Espitia threw himself, fully clothed, on the bed and turned off the light. Before going to sleep he recalled the days when his mother had taken him to school and fried tortillas in oil to make tostadas when there wasn’t any money in the house. Extending that branch of memory, he drew into the darkness of the room the very afternoon when his father carried him to Chapultepec Park with a soccer ball and showed him the chanfle, the magical spin-kick. That was the day he was sure his dad was a wise, unconquerable, happy giant, and felt proud of having him and no other father. Not knowing how, he came to the point where he saw him again, this time afflicted with business troubles; the creditors came one morning to take away the living room and the dining room and the flowerpots before the undaunted, proud gaze of his mother who has tended them with such exceptional diligence.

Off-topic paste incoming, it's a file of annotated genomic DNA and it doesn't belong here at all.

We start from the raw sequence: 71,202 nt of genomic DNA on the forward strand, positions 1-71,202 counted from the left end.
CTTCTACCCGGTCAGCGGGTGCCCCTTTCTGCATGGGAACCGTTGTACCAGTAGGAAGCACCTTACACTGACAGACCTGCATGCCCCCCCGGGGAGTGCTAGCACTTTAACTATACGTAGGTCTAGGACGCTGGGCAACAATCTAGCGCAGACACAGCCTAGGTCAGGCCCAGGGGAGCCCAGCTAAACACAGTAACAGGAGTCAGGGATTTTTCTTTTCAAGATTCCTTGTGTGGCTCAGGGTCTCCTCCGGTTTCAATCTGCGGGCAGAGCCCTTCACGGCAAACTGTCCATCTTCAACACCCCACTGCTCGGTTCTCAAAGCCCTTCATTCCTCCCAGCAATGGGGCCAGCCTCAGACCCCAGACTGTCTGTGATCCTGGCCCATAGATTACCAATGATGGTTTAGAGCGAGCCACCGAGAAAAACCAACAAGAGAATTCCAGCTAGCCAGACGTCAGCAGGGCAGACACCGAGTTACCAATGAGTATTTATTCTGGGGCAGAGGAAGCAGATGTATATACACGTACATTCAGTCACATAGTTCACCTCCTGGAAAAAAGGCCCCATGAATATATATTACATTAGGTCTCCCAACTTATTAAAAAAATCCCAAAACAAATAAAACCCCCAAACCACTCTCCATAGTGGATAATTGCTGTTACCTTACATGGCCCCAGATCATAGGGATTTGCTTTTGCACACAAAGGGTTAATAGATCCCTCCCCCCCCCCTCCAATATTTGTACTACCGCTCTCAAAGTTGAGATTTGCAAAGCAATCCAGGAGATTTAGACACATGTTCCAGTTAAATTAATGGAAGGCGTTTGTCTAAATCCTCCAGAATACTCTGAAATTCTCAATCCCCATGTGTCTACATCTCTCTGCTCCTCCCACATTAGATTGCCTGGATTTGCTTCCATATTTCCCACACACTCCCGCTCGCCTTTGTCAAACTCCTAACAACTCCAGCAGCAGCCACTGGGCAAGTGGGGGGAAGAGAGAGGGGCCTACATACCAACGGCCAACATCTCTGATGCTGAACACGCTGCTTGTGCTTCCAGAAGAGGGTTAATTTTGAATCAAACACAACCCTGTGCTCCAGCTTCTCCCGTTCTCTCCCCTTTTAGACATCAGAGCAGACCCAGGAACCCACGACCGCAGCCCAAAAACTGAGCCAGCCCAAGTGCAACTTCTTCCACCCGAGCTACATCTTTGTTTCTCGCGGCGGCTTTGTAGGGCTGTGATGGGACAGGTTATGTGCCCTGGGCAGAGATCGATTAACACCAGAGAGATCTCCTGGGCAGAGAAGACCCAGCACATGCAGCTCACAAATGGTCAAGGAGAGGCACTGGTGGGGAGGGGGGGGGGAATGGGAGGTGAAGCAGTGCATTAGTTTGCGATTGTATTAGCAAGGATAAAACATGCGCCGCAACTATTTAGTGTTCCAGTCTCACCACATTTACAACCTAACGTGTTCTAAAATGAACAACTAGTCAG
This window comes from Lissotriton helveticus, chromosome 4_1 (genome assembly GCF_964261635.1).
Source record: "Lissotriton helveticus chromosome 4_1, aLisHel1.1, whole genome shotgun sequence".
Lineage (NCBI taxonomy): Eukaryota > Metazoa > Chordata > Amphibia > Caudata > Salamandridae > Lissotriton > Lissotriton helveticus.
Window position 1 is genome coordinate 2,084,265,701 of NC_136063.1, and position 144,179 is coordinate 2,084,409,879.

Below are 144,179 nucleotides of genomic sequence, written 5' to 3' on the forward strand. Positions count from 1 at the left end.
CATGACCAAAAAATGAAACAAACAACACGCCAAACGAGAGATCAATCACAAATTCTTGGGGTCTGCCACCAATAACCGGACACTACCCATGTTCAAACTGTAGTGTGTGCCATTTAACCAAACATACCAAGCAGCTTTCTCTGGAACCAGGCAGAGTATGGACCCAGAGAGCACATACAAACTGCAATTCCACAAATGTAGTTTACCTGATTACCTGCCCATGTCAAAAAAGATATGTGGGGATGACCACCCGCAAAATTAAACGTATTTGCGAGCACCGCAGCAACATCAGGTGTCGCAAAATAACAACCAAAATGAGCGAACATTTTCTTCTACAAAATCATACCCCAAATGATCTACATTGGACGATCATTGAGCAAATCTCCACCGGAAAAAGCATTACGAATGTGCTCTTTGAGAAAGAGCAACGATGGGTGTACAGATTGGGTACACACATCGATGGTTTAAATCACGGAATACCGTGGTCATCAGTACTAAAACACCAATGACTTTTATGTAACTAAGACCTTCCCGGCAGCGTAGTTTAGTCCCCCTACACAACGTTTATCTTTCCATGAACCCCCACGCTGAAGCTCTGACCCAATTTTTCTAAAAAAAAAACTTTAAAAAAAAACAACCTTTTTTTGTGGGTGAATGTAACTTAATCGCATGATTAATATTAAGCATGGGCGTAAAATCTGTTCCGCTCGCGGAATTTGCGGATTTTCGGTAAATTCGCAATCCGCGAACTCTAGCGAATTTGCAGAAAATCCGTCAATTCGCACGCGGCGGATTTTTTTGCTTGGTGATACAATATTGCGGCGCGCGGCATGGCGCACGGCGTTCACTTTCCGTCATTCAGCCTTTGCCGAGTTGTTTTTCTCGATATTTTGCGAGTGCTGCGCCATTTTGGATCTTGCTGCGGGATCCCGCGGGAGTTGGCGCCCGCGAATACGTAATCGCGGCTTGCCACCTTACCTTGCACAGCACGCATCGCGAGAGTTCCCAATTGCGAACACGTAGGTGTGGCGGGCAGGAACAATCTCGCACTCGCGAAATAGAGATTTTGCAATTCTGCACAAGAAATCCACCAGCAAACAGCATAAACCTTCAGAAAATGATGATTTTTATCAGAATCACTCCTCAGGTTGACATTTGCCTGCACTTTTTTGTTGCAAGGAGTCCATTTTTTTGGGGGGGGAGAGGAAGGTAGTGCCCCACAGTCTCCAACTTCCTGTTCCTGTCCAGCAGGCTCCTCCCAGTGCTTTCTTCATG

Espitia could not hold the machine back: he had seen his big brother go to Europe with a suitcase full of illusions and books and dreams of triumph; he had seen his sisters on a corner, scared to death, kissing a suitor who was filled with some unlikely certainty of the Sixties. He saw the women he had wanted, those who had forgotten him, those he had dropedd.
He cried all night, until he heard the first steps outside and light filtered through the pleats of the curtains. He got up from his bed then, put his shoes on, fixed his hair, fixed everything that needed to be fixed before leaving the room. He went in the bathroom, turned the cold water faucet like one opening the door of hope. He felt the cold water on his face and, turning to the mirror, told himself, “I’m ready.”*
Translated by James Hoggard
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BOOKS BY RAFAEL PÉREZ GAY (CNL-INBA)
Conversation with Andrés Roemer (Google Books)
INTERVIEW (Contraportada. YouTube)
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|Fuente: * From the book Me perderé contigo. México, Cal y Arena, 1990.|